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The Epoch Times
The Epoch Times
29 Apr 2023

NextImg:US and Canada to Increase Tracing of Guns Intercepted at Border

The United States and Canada signed four agreements in Ottawa on Friday focused on reducing cross-border crime, including one that involves increased tracing of guns that are intercepted at the U.S.–Canada border.

The move is intended to enhance efforts to stop firearms trafficking to Canada from the United States, officials from both countries said.

Canada’s Border Services Agency (CBSA) will cooperate with the U.S. Bureau of Alcohol, Tobacco, Firearms, and Explosives (ATF) to trace guns seized at the border to see who purchased them and whether they were previously used in crimes.

“Canada and the United States have agreed to strengthen the bilateral cooperation to reduce gun violence,” Canada’s Minister of Public Safety Marco Mendicino said. “It means making even more progress on the tracing of illegal guns so that we can hold those criminals and organized criminal networks to account.”

“It means more joint investigations into gun smuggling and trafficking. It means even more exchanging of intelligence and information between our law enforcement agencies,” he added.

The agreement on firearms will allow Canada to target “ghost guns,” he said. Gangs often use such guns because they are privately manufactured, often via use of 3D printers, which means they are not registered and are untraceable.

Mendicino signed the four agreements with U.S. Secretary of Homeland Security Alejandro while meeting at the 2023 Canada–U.S. Cross-Border Crime Forum (CBCF), the second such forum of its kind. Also present were Canada’s Minister of Justice and Attorney General David Lametti, and U.S. Attorney General Merrick Garland.

Public Safety Minister Marco Mendicino, left, and U.S. Secretary of Homeland Security Alejandro Mayorkas, right, look on as Minister of Justice and Attorney General of Canada David Lametti, center left and U.S. Attorney General Merrick Garland shake hands after signing a document following the 2023 Canada-United States Cross-Border Crime Forum, in Ottawa, Ontario, Canada, on April 28, 2023. (Adrian Wyld/The Canadian Press via AP)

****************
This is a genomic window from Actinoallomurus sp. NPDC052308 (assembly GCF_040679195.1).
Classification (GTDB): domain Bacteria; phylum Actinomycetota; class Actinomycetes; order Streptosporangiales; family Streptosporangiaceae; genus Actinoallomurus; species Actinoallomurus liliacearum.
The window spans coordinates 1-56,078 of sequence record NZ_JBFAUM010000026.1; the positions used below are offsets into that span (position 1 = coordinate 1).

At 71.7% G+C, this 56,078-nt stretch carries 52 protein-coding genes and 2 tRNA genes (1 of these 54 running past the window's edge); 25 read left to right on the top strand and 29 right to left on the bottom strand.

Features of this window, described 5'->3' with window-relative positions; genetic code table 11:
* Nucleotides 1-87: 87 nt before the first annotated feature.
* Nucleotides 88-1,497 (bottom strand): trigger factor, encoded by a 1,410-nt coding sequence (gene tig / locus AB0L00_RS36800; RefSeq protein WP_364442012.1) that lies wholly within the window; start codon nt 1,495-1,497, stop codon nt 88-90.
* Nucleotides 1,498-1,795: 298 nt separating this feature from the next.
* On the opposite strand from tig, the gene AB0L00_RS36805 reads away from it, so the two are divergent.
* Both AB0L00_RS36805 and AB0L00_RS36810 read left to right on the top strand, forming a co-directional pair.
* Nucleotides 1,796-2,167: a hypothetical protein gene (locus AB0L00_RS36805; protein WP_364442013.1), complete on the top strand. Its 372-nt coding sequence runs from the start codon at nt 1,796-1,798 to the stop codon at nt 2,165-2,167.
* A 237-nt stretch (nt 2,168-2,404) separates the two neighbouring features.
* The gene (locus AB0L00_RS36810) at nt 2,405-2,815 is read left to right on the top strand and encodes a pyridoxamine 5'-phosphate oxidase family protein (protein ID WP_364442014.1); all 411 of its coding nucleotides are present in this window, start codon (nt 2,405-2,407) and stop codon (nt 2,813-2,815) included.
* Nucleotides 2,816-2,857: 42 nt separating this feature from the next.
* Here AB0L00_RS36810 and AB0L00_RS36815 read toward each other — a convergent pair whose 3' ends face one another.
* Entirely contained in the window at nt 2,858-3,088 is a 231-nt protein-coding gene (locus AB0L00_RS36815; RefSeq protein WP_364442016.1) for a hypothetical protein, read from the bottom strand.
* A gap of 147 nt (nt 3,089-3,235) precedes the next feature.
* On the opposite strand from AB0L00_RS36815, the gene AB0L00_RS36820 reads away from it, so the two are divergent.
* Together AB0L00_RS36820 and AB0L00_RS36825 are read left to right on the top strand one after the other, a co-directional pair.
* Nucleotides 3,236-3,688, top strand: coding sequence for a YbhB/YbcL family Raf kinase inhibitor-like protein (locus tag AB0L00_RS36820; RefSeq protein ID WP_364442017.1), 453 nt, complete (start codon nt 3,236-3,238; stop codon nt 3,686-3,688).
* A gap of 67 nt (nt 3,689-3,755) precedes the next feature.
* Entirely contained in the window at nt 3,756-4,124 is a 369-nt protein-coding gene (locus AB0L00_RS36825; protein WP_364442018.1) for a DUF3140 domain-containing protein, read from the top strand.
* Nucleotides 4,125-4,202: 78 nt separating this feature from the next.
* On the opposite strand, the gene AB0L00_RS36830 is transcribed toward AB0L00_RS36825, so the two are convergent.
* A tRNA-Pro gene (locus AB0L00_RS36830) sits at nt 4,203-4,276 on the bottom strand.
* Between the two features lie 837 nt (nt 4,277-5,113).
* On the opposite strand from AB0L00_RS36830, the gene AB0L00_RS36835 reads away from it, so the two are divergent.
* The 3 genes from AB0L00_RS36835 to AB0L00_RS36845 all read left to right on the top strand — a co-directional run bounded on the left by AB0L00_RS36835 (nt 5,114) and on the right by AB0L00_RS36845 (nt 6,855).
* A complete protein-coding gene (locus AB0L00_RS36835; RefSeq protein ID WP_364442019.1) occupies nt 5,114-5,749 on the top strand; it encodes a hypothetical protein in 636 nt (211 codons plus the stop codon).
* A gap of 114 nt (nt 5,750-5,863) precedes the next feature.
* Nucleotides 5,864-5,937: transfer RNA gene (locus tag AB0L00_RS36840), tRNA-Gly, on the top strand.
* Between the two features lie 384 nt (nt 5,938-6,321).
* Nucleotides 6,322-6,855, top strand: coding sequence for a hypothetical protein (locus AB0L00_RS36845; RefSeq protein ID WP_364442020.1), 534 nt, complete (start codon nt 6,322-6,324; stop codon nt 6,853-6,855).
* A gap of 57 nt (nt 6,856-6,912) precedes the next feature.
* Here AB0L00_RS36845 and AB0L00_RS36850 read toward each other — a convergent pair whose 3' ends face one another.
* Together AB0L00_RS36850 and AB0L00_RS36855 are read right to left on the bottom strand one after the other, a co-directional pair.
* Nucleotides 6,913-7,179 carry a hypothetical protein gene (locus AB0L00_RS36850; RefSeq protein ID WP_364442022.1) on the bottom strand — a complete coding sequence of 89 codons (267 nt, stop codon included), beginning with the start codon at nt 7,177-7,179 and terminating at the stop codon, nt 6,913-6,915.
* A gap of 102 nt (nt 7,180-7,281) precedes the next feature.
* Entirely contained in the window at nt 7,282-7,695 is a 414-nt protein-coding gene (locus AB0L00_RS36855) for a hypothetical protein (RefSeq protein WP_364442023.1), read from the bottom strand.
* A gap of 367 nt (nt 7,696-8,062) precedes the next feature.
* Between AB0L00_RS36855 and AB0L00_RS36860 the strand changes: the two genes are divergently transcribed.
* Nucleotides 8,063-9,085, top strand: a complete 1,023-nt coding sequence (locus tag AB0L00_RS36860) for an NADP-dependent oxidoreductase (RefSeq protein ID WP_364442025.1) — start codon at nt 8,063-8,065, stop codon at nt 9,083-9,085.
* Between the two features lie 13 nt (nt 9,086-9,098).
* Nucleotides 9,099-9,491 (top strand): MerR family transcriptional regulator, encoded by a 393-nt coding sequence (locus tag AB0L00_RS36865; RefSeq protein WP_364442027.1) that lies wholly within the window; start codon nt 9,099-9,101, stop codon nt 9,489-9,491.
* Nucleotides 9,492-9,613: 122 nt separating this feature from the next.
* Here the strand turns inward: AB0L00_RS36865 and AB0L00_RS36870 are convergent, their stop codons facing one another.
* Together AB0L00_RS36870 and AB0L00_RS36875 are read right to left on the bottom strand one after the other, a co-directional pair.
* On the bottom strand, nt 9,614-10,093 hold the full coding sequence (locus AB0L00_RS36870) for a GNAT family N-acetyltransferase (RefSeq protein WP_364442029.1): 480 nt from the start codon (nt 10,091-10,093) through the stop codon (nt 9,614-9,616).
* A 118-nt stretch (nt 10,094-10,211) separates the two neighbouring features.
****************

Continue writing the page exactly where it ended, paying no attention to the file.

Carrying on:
The United States requires sellers of guns to record the serial numbers of the guns they sell, and who purchased them. Tracing provides the ATF with key information that the agency can use to investigate and prosecute people who bought the guns that were later sold illegally or smuggled.

“Data and information sharing are powerful tools in the fight against gun violence,” said Garland.

Ontario, Canada’s most populous province, traces nearly all the handguns involved in crimes, and in 2021 more than 80 percent of those that were able to be traced were found to have come from the United States.

Last year, the governments of both countries introduced new action intended to tackle crimes involving guns.

In Canada, Prime Minister Justin Trudeau ordered a freeze on the sale, transfer, and importation of handguns into Canada, as well as a ban on sales of large-capacity magazines. The measure became law in October 2022.

Meanwhile, President Joe Biden announced in April 2022 an executive action to stop “ghost guns” from being sold, by requiring retailers to run background checks before selling kits that contain parts that can be assembled into a gun and to have such kits be registered. The rule also includes an effort to serialize ghost guns already in circulation. It also updates serialization and background check laws for guns with split receivers. The rule went into effect in August 2022.

At the Cross Border Crime Forum, the four officials also agreed to enhance their collaboration to address opioid trafficking, money laundering, including the use of cryptocurrency to fund illegal activities, and human smuggling, among other issues.

A joint statement said law enforcement from both the United States and Canada would be trained to have a shared understanding of both nations’ privacy laws.

“It’s all about meeting the moment, meeting the changes that occur and addressing them in real time—sharing actionable, relevant information in real time,” said Mayorkas.

Regarding opioid trafficking, Garland said authorities will track the ingredients used to create the deadly drug and the flow of its components from China.

Reuters and The Associated Press contributed to this report.

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